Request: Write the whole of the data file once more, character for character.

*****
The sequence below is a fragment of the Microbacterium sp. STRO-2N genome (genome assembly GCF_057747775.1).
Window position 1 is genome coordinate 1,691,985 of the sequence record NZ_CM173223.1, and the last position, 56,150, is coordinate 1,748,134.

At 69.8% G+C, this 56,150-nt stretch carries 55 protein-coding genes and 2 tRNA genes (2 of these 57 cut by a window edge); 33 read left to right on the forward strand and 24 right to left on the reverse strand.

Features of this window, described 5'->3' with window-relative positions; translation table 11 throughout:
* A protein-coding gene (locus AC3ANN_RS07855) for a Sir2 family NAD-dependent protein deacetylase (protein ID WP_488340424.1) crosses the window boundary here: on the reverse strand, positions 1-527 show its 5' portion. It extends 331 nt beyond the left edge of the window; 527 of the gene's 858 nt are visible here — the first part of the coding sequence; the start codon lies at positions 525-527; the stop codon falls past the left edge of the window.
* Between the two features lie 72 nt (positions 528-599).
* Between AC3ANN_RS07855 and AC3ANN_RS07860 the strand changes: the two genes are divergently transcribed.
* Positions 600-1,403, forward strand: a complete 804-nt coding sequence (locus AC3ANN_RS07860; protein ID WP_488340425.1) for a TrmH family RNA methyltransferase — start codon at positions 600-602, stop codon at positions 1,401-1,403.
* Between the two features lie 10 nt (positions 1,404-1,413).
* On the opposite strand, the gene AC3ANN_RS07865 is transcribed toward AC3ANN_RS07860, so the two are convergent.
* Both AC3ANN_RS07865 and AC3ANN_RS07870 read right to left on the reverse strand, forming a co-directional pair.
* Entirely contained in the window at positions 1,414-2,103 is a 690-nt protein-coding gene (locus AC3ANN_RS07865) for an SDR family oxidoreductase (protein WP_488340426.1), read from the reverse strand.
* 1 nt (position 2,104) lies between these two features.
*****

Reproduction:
The sequence below is a fragment of the Microbacterium sp. STRO-2N genome (genome assembly GCF_057747775.1).
Window position 1 is genome coordinate 1,691,985 of the sequence record NZ_CM173223.1, and the last position, 56,150, is coordinate 1,748,134.

At 69.8% G+C, this 56,150-nt stretch carries 55 protein-coding genes and 2 tRNA genes (2 of these 57 cut by a window edge); 33 read left to right on the forward strand and 24 right to left on the reverse strand.

Features of this window, described 5'->3' with window-relative positions; translation table 11 throughout:
* A protein-coding gene (locus AC3ANN_RS07855) for a Sir2 family NAD-dependent protein deacetylase (protein ID WP_488340424.1) crosses the window boundary here: on the reverse strand, positions 1-527 show its 5' portion. It extends 331 nt beyond the left edge of the window; 527 of the gene's 858 nt are visible here — the first part of the coding sequence; the start codon lies at positions 525-527; the stop codon falls past the left edge of the window.
* Between the two features lie 72 nt (positions 528-599).
* Between AC3ANN_RS07855 and AC3ANN_RS07860 the strand changes: the two genes are divergently transcribed.
* Positions 600-1,403, forward strand: a complete 804-nt coding sequence (locus AC3ANN_RS07860; protein ID WP_488340425.1) for a TrmH family RNA methyltransferase — start codon at positions 600-602, stop codon at positions 1,401-1,403.
* Between the two features lie 10 nt (positions 1,404-1,413).
* On the opposite strand, the gene AC3ANN_RS07865 is transcribed toward AC3ANN_RS07860, so the two are convergent.
* Both AC3ANN_RS07865 and AC3ANN_RS07870 read right to left on the reverse strand, forming a co-directional pair.
* Entirely contained in the window at positions 1,414-2,103 is a 690-nt protein-coding gene (locus AC3ANN_RS07865) for an SDR family oxidoreductase (protein WP_488340426.1), read from the reverse strand.
* 1 nt (position 2,104) lies between these two features.